The new material consists of interviews filmed by Indicator for this edition, all of which includes producer Sally Hibbin (18-minutes), editor Jonathan Morris (9-minutes), composer George Fenton (10-minutes), art director Fergus Clegg (14-minutes), sound recordist Ray Beckett (10-minutes), and script supervisor Susanna Lenton (10-minutes). The interviews all expand upon what is covered on the film’s production in the commentary, though naturally from their more focused perspectives with some personal background thrown in. It’s brought up a number of times through the interviews how the film was shot in chronological order, meaning they had to go to Nicaragua TWICE so they could shoot the flashback sequence first before filming the sequences in Scotland. Clegg’s discussion around dressing up Nicaragua’s settings (including the appropriate propaganda art) proves fascinating, along with Morris’ discussion around the film’s editing, which he found to be exciting thanks to some of the action in it, and then the film’s re-edit around 2005. There were also some surprising casting choices around the role that eventually went to Glenn, including Martin Sheen, Robert Duvall, and William Hurt. If you were hoping for more technical details around the film from the commentary these interviews end up filling that gap nicely.
Indicator’s disc then includes 12-minutes’ worth of deleted scenes, which I assume all come from the original cut. As Loach explains in the commentary he felt the material he cut out simply wasn’t needed and just padded the film. And that does appear to be the case here, most everything appearing to be footage that just links one sequence to another, as he suggests in the track. The disc then concludes with the film’s trailer and an image gallery featuring a number of production photos along with scans of the film’s press book. Indicator also includes a booklet with the first printing, though I did not receive that here.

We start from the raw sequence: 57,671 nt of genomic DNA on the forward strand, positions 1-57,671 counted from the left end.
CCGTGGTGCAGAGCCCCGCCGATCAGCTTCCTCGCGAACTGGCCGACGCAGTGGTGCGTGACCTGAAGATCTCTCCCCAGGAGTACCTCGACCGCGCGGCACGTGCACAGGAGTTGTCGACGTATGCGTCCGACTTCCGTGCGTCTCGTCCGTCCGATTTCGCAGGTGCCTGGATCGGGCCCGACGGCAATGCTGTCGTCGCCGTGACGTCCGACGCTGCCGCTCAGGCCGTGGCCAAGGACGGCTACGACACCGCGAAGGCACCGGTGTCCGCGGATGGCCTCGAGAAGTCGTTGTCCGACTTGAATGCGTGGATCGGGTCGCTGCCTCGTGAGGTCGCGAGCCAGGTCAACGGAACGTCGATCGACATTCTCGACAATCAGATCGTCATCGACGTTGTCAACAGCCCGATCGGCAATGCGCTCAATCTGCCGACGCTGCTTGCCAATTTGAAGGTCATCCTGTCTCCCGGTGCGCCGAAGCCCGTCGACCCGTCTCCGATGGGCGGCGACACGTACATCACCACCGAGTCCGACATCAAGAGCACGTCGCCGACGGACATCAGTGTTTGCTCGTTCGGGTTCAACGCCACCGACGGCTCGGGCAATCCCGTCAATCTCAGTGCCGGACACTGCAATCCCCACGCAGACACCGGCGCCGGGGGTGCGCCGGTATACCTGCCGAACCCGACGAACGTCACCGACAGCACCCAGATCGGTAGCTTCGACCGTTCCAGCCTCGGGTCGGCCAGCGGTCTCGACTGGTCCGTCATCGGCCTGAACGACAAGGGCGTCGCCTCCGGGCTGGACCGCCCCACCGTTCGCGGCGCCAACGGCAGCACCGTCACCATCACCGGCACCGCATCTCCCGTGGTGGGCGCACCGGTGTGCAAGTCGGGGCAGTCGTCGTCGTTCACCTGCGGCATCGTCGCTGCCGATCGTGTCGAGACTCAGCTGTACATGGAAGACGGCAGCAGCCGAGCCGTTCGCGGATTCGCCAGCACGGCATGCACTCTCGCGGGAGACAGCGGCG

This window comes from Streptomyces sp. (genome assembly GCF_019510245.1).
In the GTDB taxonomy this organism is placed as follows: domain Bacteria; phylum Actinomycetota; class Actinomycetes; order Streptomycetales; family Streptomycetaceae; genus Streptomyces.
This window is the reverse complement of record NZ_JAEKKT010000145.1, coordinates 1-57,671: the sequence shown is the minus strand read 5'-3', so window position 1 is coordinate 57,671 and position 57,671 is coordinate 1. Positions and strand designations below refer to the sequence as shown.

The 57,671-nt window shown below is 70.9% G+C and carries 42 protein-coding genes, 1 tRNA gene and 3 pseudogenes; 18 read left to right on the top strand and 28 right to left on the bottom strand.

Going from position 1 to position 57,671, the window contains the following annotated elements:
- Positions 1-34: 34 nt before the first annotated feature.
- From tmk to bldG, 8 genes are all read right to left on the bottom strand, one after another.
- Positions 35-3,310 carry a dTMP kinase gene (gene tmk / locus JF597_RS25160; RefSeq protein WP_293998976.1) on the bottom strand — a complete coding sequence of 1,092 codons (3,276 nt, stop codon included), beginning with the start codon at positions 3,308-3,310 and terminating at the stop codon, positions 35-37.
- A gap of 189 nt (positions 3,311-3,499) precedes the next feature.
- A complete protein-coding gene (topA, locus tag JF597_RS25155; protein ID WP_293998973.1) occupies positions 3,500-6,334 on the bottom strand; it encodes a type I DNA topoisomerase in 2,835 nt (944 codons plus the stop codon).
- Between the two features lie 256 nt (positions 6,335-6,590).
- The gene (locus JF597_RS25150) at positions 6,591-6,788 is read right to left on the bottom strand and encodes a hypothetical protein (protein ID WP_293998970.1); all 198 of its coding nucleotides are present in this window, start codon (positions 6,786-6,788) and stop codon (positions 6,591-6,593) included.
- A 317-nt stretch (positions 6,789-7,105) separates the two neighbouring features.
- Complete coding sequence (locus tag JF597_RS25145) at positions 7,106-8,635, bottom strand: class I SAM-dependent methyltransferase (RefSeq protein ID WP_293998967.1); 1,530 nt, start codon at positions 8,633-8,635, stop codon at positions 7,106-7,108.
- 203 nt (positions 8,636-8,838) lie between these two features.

Something maybe a little more scholarly may have proven valuable, though to be fair that could be covered in the book by Michael Pattison’s essay (and I’ll assume that is the case). Outside of that Indicator has done an excellent job pulling everybody together to discuss the film’s production, offering insight around how Loach took his documentary-like style and applied it to this film’s subject matter.
A strong release, sporting an impressive looking presentation and a wealth of material covering the film’s production.